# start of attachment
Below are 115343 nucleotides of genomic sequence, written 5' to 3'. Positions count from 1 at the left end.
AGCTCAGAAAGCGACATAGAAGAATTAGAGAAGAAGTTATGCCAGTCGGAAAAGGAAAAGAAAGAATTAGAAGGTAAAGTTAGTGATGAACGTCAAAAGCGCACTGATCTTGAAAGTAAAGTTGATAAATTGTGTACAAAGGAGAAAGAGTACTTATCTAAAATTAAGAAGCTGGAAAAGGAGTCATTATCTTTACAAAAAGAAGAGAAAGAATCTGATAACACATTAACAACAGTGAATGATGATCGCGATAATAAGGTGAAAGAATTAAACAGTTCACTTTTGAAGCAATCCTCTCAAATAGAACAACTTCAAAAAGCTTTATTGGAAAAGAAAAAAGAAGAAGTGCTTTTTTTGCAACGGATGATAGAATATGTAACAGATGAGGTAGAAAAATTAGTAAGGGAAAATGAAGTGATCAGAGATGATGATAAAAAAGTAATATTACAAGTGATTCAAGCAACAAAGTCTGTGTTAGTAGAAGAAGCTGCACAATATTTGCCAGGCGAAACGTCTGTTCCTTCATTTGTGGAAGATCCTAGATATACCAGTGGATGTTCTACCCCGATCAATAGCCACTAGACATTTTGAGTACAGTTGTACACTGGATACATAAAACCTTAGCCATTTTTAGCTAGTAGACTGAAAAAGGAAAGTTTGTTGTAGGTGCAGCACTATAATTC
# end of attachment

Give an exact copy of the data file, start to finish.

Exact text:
Below are 115343 nucleotides of genomic sequence, written 5' to 3'. Positions count from 1 at the left end.
AGCTCAGAAAGCGACATAGAAGAATTAGAGAAGAAGTTATGCCAGTCGGAAAAGGAAAAGAAAGAATTAGAAGGTAAAGTTAGTGATGAACGTCAAAAGCGCACTGATCTTGAAAGTAAAGTTGATAAATTGTGTACAAAGGAGAAAGAGTACTTATCTAAAATTAAGAAGCTGGAAAAGGAGTCATTATCTTTACAAAAAGAAGAGAAAGAATCTGATAACACATTAACAACAGTGAATGATGATCGCGATAATAAGGTGAAAGAATTAAACAGTTCACTTTTGAAGCAATCCTCTCAAATAGAACAACTTCAAAAAGCTTTATTGGAAAAGAAAAAAGAAGAAGTGCTTTTTTTGCAACGGATGATAGAATATGTAACAGATGAGGTAGAAAAATTAGTAAGGGAAAATGAAGTGATCAGAGATGATGATAAAAAAGTAATATTACAAGTGATTCAAGCAACAAAGTCTGTGTTAGTAGAAGAAGCTGCACAATATTTGCCAGGCGAAACGTCTGTTCCTTCATTTGTGGAAGATCCTAGATATACCAGTGGATGTTCTACCCCGATCAATAGCCACTAGACATTTTGAGTACAGTTGTACACTGGATACATAAAACCTTAGCCATTTTTAGCTAGTAGACTGAAAAAGGAAAGTTTGTTGTAGGTGCAGCACTATAATTC